The Laird of Achallader and MacIntyre

Ruin of Achallader Castle. The castle formerly rose to three storeys and a garret, well defended by shot-holes. Now only two walls, one with a trace of corbelling, remain, sheltering the farm buildings of Achallader Farm.
Ruin of Achallader Castle. The castle formerly rose to three storeys and a garret, well defended by shot-holes. Now only two walls, one with a trace of corbelling, remain, sheltering the farm buildings of Achallader Farm.

DUNCAN BÀN was forester in the upper part of Glenlochy (Gleann-lòcha). Achallader removed him thence, and put a friend of his own in his place. The bard was of course much offended, and consequently composed a bitter satirical song to his successor. This offended Achallader, who was resolved somehow to punish Duncan for it. Duncan Bàn attended Killin (Cillfhinn) fair, and Achallader saw him, struck him hard with his staff, and said to him —

“Make a song to that!”

“Well, Sir Achallader,” rejoined the bard, “I will do that, sir, as you have asked me to do so.”

Achallader was a thin, slender, ill-favoured, ill-formed man, and he squinted. Duncan sang extemporarily the following song:–

“Bha mi latha ‘siubhal sraid,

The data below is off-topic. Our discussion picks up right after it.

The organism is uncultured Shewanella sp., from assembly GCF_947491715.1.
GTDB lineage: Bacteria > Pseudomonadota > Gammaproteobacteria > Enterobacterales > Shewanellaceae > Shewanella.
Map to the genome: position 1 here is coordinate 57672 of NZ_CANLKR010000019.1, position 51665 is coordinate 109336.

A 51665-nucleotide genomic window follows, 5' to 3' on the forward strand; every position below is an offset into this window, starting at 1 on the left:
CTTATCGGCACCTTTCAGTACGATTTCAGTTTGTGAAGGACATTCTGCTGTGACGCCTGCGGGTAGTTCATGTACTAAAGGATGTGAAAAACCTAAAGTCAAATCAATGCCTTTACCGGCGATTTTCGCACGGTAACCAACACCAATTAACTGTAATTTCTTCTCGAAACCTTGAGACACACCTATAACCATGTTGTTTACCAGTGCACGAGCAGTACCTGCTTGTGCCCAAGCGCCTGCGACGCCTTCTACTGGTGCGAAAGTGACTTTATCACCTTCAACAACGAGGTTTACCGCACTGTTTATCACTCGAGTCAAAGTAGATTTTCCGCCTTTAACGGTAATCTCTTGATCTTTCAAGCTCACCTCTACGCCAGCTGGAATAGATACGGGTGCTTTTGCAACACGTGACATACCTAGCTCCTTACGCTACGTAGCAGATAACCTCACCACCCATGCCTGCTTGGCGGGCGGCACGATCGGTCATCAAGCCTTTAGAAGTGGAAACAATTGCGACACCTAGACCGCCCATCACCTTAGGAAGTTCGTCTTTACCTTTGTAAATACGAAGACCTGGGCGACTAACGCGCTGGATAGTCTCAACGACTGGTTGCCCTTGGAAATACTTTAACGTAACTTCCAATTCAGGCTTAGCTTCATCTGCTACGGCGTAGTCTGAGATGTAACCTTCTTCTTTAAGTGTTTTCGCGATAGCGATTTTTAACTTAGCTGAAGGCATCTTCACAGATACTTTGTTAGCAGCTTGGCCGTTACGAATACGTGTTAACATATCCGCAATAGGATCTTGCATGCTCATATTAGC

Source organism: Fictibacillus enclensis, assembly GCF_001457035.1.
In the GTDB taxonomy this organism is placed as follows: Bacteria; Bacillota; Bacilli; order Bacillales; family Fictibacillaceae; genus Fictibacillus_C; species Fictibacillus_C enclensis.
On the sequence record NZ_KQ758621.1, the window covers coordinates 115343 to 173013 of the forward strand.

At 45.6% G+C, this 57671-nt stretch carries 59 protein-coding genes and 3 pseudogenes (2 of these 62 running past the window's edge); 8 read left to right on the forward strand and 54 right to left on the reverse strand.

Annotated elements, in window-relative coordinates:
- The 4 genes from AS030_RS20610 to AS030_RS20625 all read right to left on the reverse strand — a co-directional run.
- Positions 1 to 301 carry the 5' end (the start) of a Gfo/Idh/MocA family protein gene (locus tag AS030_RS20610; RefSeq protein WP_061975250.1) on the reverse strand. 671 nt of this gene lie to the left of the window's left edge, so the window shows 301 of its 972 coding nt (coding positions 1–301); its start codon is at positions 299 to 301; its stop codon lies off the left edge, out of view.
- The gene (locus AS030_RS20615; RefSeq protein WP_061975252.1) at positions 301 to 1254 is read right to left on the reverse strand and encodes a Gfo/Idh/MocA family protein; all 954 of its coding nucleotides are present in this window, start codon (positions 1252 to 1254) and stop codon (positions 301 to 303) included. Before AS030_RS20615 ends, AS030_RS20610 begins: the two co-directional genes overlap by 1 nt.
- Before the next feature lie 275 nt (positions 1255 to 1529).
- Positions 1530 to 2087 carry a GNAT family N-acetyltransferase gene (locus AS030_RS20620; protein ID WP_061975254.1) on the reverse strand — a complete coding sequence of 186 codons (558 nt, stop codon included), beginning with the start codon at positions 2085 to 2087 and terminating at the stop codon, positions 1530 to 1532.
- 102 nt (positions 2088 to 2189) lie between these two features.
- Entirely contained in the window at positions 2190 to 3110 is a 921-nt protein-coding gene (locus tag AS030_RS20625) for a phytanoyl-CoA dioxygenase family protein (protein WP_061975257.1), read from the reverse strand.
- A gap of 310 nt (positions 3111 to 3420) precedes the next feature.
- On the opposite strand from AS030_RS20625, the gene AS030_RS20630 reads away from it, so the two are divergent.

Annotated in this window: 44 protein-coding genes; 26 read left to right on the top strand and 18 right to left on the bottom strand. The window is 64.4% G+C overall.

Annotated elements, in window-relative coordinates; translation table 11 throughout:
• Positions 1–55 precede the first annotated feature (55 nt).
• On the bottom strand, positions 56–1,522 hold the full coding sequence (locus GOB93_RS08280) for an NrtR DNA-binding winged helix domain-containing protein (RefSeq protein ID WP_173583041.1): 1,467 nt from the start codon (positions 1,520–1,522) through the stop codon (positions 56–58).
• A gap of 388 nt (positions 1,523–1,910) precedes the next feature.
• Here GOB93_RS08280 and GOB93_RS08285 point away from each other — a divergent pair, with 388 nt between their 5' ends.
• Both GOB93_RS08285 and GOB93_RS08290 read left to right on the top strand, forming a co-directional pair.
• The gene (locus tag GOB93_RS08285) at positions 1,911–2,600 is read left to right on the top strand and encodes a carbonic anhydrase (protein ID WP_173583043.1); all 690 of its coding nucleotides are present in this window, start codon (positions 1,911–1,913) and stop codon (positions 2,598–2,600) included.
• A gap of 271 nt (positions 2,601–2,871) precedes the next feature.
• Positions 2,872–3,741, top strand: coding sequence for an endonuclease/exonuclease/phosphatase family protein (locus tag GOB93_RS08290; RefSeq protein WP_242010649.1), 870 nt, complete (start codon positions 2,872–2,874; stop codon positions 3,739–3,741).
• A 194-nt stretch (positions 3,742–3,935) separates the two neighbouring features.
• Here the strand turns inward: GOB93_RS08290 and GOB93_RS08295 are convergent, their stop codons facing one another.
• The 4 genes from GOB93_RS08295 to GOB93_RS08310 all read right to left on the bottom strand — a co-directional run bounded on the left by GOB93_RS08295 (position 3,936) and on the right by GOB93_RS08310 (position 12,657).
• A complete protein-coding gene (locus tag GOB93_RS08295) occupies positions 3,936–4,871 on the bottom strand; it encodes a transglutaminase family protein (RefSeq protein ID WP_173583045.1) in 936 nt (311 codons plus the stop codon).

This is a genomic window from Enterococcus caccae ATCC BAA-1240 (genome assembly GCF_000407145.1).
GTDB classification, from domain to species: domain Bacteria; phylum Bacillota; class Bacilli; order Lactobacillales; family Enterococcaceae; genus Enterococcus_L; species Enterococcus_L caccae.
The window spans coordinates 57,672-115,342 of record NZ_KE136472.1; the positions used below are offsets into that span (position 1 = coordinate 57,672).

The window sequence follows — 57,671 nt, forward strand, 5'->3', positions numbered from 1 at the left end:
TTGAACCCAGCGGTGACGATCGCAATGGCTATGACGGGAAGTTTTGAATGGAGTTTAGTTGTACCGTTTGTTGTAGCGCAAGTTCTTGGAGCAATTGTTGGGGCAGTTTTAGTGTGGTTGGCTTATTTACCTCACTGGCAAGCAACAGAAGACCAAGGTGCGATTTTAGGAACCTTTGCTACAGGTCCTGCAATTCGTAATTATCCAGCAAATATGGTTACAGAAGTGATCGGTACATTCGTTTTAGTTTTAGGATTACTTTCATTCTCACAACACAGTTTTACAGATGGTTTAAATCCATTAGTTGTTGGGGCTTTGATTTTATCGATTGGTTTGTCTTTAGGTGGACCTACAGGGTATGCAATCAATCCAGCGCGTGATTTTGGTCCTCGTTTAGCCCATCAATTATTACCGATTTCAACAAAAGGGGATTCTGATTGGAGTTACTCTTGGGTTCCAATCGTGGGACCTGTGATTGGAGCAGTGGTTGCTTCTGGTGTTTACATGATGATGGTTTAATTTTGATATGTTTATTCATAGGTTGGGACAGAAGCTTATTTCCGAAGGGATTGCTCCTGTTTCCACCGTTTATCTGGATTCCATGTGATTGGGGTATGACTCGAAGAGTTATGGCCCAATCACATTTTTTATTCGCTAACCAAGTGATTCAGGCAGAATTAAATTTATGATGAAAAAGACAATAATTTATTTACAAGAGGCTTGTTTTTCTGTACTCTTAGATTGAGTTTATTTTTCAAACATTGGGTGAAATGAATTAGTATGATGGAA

‘S fhuair mi tàmailt ro mhòr;
‘S ann o fhear na h-amhaich caoile —
‘S e Iain claon an Achaidh-mhòir.
“I was one day walking a street,
And a great insult I received;
‘Twas from the man of the thin neck —
Squint-eyed John of Achamore!
Fear crot-shuileach — haothaill-hothainn
Fear geoc-shuileach — hòthaill eo:
Gur coltach thu — haothaill-hothainn
Ri crochadair — hòthaill ò.”
A skew-eyed fellow — hooill-hothin —
A wry-eyed fellow — hohill yaw:
How like is he — hooill-hothin —
To a hangman — hohill aw.”

Written down as given by Catherine MacFarlane already mentioned.

HECTOR MACLEAN.

BALLYGRANT, ISLAY, November 23, 1883.

— Supplied by Mr. Hector MacLean, Ballygrant, Islay; Lord Archibald Campbell’s Records of Argyll (1885).

Donnchadh Bàn nan Òrain

Monument to Duncan Bàn MacIntyre, Greyfriars Kirkyard, Edinburgh.
Monument to Duncan Bàn MacIntyre, Greyfriars Kirkyard, Edinburgh.

Your kindly slope, with bilberries and blaeberries, studded with cloudberries that are round-headed and red; wild-garlic clusters in the corners of the rock terraces, and abounding tufted crags; the dandelion and pennyroyal, and the soft white bog-cotton and sweet-grass there on every part of it, from the lowest level to where the peaks are at the topmost edge. Fine is the clothing of Craig Mhór — there is no coarse grass for you there, but moss saxifrage of the juiciest covering it on this side and on that; the level hollows at the foot of the jutting rocks, where primroses and delicate daisies grow, are leafy, grassy, sweet and hairy, bristly, shaggy — every kind of growth there is. There is a shady fringe of green water-cresses around every spring that is in its lands, a sorrel thicket at the base of the rough rocks, and sandy gravel crushed small and white; gurgling and plunging, coldly boiling, in swirls of water from the foot of the smooth falls, the splendid streams with their blue-braided tresses come dashing and spirting in a swerving gush…

— Scots-Gaelic; Duncan Bàn MacIntyre (Donnchadh Bàn Mac an t-Saoir); 1724-1812;
A. Macleod, The  Songs of Duncan Ban Macintyre (Edinburgh, 1952), pp. 166-8.